Preparations ongoing behind scenes but no firm sell-off date, says Russian tanker giant's finance chief.
PREPARATORY steps towards the privatisation of Sovcomflot — a move first discussed as long ago as 2004 — have been under way behind the scenes, although there is still no target date for a sell-off, according to the chief financial officer of Russia’s state-owned tanker giant.
Meanwhile, the company is not experiencing any major financial impact from Western sanctions imposed on the Kremlin as a result of the Ukraine crisis, and is still able to raise money from Western banks, Nikolay Kolesnikov confirmed.
Tanker IPOs have been much in the news so far in 2015, with Euronav undergoing a successful New York listing, while Greek owner George Economou flirted with the idea of spinning off DryShips’ tanker interests before shelving the idea and buying the ships himself.
Mr Kolesnikov said that Sovcomflot — currently a stock company with 100% of the shares owned by the Russian state — seriously does want to go public, even though the on-off announcements for more than a decade now have left many observers slightly bemused.
It is also clearly the case that the Lehman Brothers crash of 2008 and the subsequent shipping downturn have muddied the waters, especially from the standpoint of an organisation as conservative as the Russian government.
In a rare interview with the Western media, Mr Kolesnikov commented: “It was very hard for us to recommend to the government, our shareholder, that they should be trying to privatise and cash out at the bottom of the market, given the cyclicality in the tanker industry.
“They had to put their plans on hold, or rather, we had to put our hands up, so they wouldn’t rush ahead and do something they would regret in the future.”
However, recent improvements in the tanker market have not gone unnoticed, and Mr Kolesnikov describes sentiment as very different from even one year ago.
That other tanker concerns have positioned themselves to tap the capital markets has also registered on the Kremlin’s radar screen.
“For the government, nothing has changed. Sovcomflot is high on their list of privatisation candidates, but this is all as before subject to market conditions.
“In the meantime we have been doing all the preparatory work to be ready to go when the conditions are right.”
Recent developments include the registration of a new share issue with the local stock market regulator and with the central bank, he went on.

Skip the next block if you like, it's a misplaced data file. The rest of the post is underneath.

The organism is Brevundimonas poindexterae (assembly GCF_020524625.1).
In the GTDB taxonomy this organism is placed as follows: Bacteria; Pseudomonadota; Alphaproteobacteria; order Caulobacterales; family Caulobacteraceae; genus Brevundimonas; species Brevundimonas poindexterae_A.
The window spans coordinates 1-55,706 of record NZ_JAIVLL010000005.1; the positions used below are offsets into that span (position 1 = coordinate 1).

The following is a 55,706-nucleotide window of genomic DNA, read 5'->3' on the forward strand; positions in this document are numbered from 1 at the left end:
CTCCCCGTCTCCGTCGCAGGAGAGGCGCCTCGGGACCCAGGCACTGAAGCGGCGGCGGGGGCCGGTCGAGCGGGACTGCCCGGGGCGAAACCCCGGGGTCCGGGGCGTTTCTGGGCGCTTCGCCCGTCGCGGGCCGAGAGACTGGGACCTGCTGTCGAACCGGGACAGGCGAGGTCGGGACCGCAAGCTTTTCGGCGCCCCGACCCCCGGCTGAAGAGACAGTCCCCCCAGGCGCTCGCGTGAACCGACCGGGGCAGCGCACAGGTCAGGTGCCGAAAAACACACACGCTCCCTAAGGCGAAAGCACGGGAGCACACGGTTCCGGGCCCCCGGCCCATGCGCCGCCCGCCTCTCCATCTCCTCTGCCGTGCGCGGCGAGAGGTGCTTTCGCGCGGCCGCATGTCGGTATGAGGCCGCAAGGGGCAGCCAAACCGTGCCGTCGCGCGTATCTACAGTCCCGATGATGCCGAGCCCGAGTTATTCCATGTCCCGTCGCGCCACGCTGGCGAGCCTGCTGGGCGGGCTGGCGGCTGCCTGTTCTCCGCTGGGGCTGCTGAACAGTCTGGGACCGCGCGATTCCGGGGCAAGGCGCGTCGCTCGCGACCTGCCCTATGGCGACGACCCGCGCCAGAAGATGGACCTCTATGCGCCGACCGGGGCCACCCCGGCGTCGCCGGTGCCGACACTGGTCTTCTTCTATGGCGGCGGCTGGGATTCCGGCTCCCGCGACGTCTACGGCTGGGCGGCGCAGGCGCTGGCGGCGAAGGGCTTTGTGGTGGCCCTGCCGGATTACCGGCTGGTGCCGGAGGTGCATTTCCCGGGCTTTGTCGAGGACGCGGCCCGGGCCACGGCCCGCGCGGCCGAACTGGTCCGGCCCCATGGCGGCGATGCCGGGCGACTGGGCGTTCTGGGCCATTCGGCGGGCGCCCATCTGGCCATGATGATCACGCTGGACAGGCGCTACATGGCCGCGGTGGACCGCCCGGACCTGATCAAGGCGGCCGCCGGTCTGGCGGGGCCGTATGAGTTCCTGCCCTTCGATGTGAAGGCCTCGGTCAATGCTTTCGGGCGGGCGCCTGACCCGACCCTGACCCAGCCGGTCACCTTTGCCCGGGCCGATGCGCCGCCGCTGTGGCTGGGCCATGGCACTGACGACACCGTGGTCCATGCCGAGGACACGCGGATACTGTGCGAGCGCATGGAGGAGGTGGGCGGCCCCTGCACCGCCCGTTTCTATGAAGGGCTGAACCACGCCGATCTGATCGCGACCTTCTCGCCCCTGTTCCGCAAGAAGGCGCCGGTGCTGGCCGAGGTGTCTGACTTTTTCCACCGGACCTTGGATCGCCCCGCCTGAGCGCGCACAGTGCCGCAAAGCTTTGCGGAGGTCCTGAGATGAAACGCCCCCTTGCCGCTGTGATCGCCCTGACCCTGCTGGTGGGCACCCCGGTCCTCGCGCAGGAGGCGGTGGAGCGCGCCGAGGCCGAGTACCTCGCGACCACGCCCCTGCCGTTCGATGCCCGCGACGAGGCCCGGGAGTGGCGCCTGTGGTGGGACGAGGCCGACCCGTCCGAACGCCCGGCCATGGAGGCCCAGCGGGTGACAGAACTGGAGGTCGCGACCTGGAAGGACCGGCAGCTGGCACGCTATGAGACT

Lloyd’s List asked whether the situation could be summarised as ‘it’ll happen when it happens’. He replied: “I think that is a good way to put it.”
Perhaps the number one motivation is the desire to tap equity capital, although Mr Kolesnikov was at pains to stress that SCF has no current difficulty finding the funds to pay for its expansion plans.
Institutionally speaking, the company is governed no differently from a public company and most importantly, counterparties have never had an issue about what the ultimate ownership of Sovcomflot is, or what its national origins are, he insisted.
For example, an ING-led consortium of leading European banks was perfectly happy to sign off on a $319m 10-year limited recourse credit facility last December. The money went on a brace of ice-class LNG carrier newbuildings. There is also an unsecured bond issue, dating back to October 2010.
In private conversation, shipping bankers with SCF exposure freely admit that although aware of potential adverse publicity from working with a state-owned Russian concern, they are more than happy with the credit risk and regard it as a top-drawer client. Deals are, of course, subject to country limits and client limits, but that’s about it.
“Sovcomflot is not subject to any sanctions, so it’s business as usual for us. Obviously we are a big player in the industry and as such we are a major client for all the banks that do ship finance, historically and currently.
“We have relationships with most major banks that do shipping, with most export credit agencies depending on where we build our vessels, so we tap that pocket of money,” Mr Kolesnikov said.
But being in a competitive business environment, SCF needs to be competitive with regards to the cost of its capital, and that is where an IPO could come in handy, although the company will proceed with caution.
“If we were to tap equity, we need to make sure we do not compromise ourselves on the cost of that equity. It would be very difficult for us to pass on additional costs to our clients,” he commented.
An IPO is seen as preferable to private placement, as equity will provide a performance benchmark.
Oil majors typically do not wish to take equity positions in tanker operators, while private equity is largely interested in bottom fishing and should not regard SCF as an easy mark, Mr Kolesnikov maintains.
“We need to have some visible tools to measure our performance and what can be better than a stock price?
“Listing venue is a technicality, I wouldn’t want to comment on it. We will be guided by the bankers as to where it is most appropriate for us to list.
“At the end of the day, people will be looking at the fundamental value and the outlook for the business as such. Then we can package it appropriately.”